Bring back the tea party

Republican weakness cannot be simply explained by their lack of power. During the first two years of the Obama administration, Democrats had massive majorities in both chambers and Republicans fought Obama tooth and nail. Biden, on the other hand, came into office with narrow majorities and Republicans are rolling over for him. So why are Republicans acquiescing? And why aren’t they facing much outside pressure for their feebleness?

One big factor is that Trump’s takeover of the Republican Party transformed it away from one that at least claimed to care about addressing the nation’s long-term fiscal challenges. Today, conservatives are much more fired up about various cultural-war issues than they are about the fight to limit government. In some cases, they simply deprioritize concerns about the debt. In other cases, they actively oppose the idea of making a cause of fighting for less government. This is either because they see restraint as a barrier to fighting battles such as that against Big Tech censorship, or because their economic populism leads them to support entitlements and social-welfare spending.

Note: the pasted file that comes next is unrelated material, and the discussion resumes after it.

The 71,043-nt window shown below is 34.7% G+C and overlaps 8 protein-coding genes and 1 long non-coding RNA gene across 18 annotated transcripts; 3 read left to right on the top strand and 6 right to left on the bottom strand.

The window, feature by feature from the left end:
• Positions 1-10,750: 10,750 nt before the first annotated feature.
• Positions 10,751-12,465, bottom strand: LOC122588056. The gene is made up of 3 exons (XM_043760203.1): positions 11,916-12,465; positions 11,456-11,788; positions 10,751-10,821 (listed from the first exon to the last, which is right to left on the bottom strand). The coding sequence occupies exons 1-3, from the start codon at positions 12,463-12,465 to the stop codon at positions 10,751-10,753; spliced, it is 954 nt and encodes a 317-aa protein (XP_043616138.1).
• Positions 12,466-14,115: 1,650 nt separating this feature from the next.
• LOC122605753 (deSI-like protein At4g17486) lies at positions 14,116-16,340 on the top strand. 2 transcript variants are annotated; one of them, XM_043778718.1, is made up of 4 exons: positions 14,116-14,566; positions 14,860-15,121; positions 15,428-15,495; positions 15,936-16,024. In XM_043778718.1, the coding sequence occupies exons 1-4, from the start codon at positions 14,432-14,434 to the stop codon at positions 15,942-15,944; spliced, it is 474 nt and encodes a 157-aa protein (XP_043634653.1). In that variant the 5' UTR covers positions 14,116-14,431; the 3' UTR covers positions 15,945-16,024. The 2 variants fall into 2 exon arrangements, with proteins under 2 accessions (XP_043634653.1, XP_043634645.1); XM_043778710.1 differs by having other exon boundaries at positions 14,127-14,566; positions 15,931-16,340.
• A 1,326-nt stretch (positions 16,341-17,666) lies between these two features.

The Tea Party was far from perfect, and its poor strategic decisions (such as the ill-fated effort to defund Obama’s signature legislative accomplishment while controlling just one chamber of Congress) have been well documented. That said, the Tea Party served one important purpose.

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